Damn Interesting is a small, independent project dedicated to the dissemination of legitimately fascinating but obscure true stories from science, history, and psychology since 2005. We reject the fashionable practices of placing quantity over quality and hyperbole over accuracy; we simply tell intriguing true stories as often as we can manage. Our content is offered in website, e-book, audiobook, and podcast formats. The project was established by Alan Bellows, and he is the ongoing designer, developer, head writer, and managing editor.
Why don’t you post more often and/or on a regular schedule?
Four reasons: Reason #1: This project is a spare-time-and-weekends project for us, it doesn’t (yet?) earn enough to make a living. Reason #2: Due to reason #1, our writing time shares schedules with day-jobs, eating, sleeping, bowel movements, personal hygiene, and other “necessities”. Reason #3: We strive for maximum accuracy and interestingness, so each article is a product of lengthy research, lovingly hand-crafted paragraphs, and strict editing. For us, this is not a sprint, it’s a marathon. Reason #4: This reason intentionally left blank.
Why didn’t you put those reasons into a bulleted list?
We couldn’t get the formatting right. We tried to make a dunce cap for ourselves but that was too hard too.
Okay, I am now quite satisfied with your infrequent and irregular posting habits.
That is comforting. But it wasn’t a question.
Do you realize you started that last sentence with a conjunction?
Outside of uptight grammar prescriptivist circles, a conjunction is a perfectly valid word to start a sentence with.
Since you are unwilling to post more often how can I be notified when you do post something?
When we post a shiny new article/episode we always announce it on our Twitter and Facebook feeds. You can also subscribe to get an email whenever we post a new article. Or add our RSS feed to your reader. Links to all of those things can be found here. If you are a monthly donor in our Intimate Circle category, your rewards page will have a form to sign up for the “early access” notification list.
If you’re a podcast listener rather than a reader, there are multiple ways to subscribe.
If you want to quit your day jobs why don’t you just put advertisements on your site?
We here at Damn Interesting feel that online advertisements are the information equivalent of sand in your swimsuit—an incessant irritant eroding an otherwise pleasant experience. Therefore we cannot put ads on our own site without feeling deeply uncomfortable. And itchy. Basically, ads are designed to steal attention. Our founder Alan browses the web using ad blocking software. He is unwilling to be the hypocrite who puts ads on his own site while blocking those from others’.
Furthermore, a creative project’s income source is an insidious influence. We aim to please our readers and listeners, not some self-interested corporate backers. Ad-supported sites seem to inevitably regress to the saccharin safety of listicles, hyperbole, memes, and similar “clickbait” pap. In contrast, reader- and listener-supported sites like ours must work hard to maintain high standards of quality and accuracy, otherwise donations will dry up.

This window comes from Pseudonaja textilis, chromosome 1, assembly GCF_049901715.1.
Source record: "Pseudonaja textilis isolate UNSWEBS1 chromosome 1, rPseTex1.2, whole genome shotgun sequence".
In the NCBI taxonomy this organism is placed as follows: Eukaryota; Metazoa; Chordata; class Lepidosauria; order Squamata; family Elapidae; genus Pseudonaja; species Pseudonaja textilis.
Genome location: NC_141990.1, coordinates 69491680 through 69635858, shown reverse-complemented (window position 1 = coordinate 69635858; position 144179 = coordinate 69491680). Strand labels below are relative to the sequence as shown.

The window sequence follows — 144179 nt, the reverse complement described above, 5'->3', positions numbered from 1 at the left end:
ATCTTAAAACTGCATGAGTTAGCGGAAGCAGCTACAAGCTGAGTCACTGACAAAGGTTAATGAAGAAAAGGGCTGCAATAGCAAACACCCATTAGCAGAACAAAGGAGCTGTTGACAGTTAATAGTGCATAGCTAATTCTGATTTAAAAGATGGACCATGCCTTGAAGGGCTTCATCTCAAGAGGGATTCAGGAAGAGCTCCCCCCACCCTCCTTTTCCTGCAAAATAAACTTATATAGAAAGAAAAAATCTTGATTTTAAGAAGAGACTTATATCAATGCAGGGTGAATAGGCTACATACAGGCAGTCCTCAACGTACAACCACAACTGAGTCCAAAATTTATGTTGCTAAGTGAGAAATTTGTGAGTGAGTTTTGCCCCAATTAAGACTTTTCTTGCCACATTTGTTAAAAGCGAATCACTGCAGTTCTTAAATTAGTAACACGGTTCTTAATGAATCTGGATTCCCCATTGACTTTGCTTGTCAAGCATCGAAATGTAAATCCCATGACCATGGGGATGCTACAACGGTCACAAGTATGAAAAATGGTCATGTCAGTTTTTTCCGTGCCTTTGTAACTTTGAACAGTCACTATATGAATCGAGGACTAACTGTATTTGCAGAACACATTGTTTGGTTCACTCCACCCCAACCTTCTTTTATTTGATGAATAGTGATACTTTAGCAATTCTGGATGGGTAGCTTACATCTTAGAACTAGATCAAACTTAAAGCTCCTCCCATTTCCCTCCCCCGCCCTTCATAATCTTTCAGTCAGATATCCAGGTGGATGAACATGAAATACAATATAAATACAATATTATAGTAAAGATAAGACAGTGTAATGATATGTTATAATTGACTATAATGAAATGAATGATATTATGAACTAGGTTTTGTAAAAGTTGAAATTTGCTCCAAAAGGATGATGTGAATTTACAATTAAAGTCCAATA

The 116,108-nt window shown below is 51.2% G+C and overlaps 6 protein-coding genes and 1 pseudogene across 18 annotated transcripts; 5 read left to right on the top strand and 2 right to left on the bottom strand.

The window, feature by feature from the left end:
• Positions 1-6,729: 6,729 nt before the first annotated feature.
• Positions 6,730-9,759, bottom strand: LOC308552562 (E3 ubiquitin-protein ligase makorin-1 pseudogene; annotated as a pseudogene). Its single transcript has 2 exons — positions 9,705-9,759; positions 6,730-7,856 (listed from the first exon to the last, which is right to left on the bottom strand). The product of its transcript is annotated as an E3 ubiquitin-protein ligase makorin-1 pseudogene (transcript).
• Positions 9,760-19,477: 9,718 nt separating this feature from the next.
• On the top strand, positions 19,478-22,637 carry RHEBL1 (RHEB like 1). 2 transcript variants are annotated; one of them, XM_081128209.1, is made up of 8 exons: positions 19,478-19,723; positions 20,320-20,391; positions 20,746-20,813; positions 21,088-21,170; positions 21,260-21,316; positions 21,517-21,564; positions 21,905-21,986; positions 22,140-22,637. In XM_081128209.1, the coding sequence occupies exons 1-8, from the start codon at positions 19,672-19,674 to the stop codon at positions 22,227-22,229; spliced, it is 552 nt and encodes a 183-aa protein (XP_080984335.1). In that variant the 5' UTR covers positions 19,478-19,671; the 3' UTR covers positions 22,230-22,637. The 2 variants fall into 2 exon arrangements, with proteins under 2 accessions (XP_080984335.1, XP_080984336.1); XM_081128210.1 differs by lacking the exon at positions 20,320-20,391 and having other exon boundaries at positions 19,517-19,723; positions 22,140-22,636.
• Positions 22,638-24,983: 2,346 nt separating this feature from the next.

“People are taking the piss out of you everyday. They butt into your life, take a cheap shot at you and then disappear. They leer at you from tall buildings and make you feel small. They make flippant comments from buses that imply you’re not sexy enough and that all the fun is happening somewhere else. They are on TV making your girlfriend feel inadequate. They have access to the most sophisticated technology the world has ever seen and they bully you with it. They are The Advertisers and they are laughing at you.”
We do occasionally use Amazon Affiliate links at the bottoms of our articles when we link to sources/related materials. Some people might consider these to be ads; we don’t mind them because they don’t do any of the harms we aim to avoid. As of 2015 the revenue from these is quite modest, less than $200/year.
Is the “damn” really necessary?
No, but neither is any other word, really. Words are just vehicles for ideas, and “damn” is the idea we wanted to drive around. If four little letters offend your sensibilities so severely that you must belch rhetorical diatribes, you are cordially invited to go to H-E-double-hockey-sticks.
How can I help?
We accept donations to help us stay afloat. In return we provide exclusive access to our eBooks, audio books, and other nifty stuff. Apart from that, you can review our podcast on iTunes, or just tell people about us in general. We rely on word-of-mouth and text-of-finger for people to discover that we exist.
Can I use your material for something?
Possibly…see here for more details. If your intended usage is non-commercial and educational your chances are good. For other uses we expect reasonable compensation.
Have you ever published a paper book?
In 2009 we published a collection of some of our best articles (and a few new, exclusive ones) through Workman Publishing. It’s entitled Alien Hand Syndrome, and we feel that everyone should own a copy. Because money. Now we also offer our catalog in e-book and audio book form, or even a hand-made custom ‘zine.
Why was there a period of like 2 years with no new articles?